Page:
But the pandemic-related shock to the U.S. economy is historically and economically unprecedented. Under either a Biden administration or a second Trump term, the effects of and eventual recovery from COVID-19 will be a multi-year process, as we have written recently. Policies that prioritize job creation and business formation, while cushioning the deep declines in household income and aggregate consumer demand, will likely be the order of the day. This major reallocation shock will therefore both constrain as well as influence post-COVID-19 policies.
Nevertheless, there are obviously clear differences on economic policy between the two parties. Below we enumerate and comment on some of the main issues.
As we stated at the outset, the landscape post-COVID-19, as uncertain as it appears to be, will color policy requirements and the choices of future administrations.
In principle, a more government -centered, redistributive, traditional leftish response would likely characterize a Biden presidency. So far it appears his campaign has appealed mainly to his base but may shift to broaden his appeal before November.
Beyond 2020, a Biden presidency should be less susceptible to demands and pressure from the left wing of the Democratic Party; in other words, our working assumption is that we don’t expect a Democratic-led presidency to deliver a progressive agenda at all costs. Instead we foresee a more center-left stance, one that would remain heavily reliant on government institutions’ advice.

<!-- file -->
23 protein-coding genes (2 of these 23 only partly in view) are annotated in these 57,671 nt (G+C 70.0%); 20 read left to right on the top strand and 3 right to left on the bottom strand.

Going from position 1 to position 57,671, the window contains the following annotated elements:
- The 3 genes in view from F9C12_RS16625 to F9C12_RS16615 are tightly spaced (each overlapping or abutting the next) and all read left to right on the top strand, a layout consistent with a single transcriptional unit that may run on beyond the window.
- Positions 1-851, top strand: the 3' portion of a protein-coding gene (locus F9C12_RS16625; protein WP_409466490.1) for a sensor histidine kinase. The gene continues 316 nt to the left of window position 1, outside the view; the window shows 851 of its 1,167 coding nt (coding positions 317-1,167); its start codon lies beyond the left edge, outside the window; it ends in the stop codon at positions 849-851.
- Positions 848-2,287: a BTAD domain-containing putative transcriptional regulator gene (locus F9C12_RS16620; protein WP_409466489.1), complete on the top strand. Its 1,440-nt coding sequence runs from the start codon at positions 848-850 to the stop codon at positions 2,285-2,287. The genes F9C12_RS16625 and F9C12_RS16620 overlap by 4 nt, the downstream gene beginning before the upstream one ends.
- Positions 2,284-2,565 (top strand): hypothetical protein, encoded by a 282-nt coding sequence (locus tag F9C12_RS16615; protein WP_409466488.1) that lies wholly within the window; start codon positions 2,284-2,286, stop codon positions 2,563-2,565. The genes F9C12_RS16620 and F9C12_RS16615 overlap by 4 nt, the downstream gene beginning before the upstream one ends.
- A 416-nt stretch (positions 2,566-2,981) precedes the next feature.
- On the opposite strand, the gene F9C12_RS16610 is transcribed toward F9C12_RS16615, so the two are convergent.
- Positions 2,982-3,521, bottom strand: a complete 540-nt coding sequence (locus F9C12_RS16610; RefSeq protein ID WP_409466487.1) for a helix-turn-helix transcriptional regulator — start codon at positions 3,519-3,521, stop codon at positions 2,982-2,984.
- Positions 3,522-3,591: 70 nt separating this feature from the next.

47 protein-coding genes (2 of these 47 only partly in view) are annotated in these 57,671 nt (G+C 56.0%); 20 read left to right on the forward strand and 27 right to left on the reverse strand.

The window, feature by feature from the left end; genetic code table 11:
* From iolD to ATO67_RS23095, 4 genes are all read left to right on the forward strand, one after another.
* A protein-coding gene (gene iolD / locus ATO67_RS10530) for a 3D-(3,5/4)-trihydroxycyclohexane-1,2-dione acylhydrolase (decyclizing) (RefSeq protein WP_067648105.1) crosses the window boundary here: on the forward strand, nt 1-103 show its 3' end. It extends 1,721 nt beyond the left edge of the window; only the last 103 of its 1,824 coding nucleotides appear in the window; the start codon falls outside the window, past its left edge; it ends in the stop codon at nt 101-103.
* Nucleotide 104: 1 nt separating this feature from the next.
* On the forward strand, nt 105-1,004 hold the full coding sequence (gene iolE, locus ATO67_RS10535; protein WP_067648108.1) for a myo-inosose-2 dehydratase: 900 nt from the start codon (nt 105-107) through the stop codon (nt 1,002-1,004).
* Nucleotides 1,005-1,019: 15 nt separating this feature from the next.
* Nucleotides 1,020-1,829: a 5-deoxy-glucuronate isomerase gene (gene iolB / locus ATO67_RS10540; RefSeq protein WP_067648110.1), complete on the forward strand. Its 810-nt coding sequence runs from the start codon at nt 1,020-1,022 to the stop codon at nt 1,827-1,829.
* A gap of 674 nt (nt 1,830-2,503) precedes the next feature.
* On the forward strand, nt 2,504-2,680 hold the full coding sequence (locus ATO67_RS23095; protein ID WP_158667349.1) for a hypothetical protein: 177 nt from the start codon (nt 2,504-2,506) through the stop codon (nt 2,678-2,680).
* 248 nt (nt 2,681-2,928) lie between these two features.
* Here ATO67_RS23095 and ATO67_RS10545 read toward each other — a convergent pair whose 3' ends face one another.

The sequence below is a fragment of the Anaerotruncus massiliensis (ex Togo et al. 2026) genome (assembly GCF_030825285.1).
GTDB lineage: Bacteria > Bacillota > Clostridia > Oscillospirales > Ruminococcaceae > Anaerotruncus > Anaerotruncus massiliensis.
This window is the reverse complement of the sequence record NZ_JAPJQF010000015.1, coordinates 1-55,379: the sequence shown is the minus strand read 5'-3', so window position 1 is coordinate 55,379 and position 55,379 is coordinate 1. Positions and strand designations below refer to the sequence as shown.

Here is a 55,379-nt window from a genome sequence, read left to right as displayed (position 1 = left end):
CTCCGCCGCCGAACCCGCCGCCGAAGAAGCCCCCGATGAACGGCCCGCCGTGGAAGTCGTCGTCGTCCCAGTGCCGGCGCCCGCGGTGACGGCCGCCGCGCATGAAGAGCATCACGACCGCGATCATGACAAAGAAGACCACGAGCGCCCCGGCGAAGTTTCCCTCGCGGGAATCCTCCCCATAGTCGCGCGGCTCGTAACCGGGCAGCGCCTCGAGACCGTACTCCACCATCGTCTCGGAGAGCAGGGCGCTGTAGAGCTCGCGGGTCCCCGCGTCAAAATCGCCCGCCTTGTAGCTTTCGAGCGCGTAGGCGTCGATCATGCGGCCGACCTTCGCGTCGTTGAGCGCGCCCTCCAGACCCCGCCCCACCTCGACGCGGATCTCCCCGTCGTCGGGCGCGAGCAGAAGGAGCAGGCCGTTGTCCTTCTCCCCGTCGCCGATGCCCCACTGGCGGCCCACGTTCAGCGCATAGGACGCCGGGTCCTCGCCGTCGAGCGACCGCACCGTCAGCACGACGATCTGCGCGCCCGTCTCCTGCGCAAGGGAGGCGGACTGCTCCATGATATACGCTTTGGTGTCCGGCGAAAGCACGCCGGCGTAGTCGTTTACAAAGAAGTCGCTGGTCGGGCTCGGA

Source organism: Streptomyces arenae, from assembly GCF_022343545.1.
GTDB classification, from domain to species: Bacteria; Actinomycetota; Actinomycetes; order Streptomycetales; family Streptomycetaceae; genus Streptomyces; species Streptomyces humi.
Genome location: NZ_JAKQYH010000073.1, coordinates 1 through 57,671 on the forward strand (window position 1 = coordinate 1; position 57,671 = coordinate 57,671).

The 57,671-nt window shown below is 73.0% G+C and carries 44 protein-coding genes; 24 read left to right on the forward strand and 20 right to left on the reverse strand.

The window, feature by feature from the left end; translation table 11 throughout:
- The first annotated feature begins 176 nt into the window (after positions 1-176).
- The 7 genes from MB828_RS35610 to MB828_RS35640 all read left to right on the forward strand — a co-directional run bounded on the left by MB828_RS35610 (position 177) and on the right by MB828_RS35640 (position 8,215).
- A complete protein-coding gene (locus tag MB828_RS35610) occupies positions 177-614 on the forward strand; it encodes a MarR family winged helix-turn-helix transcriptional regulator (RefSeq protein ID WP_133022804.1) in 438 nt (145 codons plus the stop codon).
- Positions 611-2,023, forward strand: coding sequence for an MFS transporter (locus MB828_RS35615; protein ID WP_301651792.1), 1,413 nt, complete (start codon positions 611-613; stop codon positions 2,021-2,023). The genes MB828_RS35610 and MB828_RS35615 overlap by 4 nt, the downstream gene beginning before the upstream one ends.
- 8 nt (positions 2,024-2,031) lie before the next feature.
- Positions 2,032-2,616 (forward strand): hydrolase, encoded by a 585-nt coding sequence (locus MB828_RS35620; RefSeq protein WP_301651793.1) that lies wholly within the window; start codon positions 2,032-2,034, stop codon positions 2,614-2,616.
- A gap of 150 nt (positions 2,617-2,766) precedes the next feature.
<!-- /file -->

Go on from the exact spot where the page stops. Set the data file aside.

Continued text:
On the other hand, the Trump presidency in the first term has been much
more laissez-faire when it comes to business and the economy (if not the
Federal Reserve), and focused on industry support and market
flexibility – at least domestically.
It appears that post-COVID-19, institutions will be re-designed but not reinvented, managed and utilized according to very different political and societal perspectives. Regardless of who wins, the next administration will likely need to rely more on traditional Washington institutions as the country recovers.
John Velis is an FX and macro strategist at BNY Mellon Americas.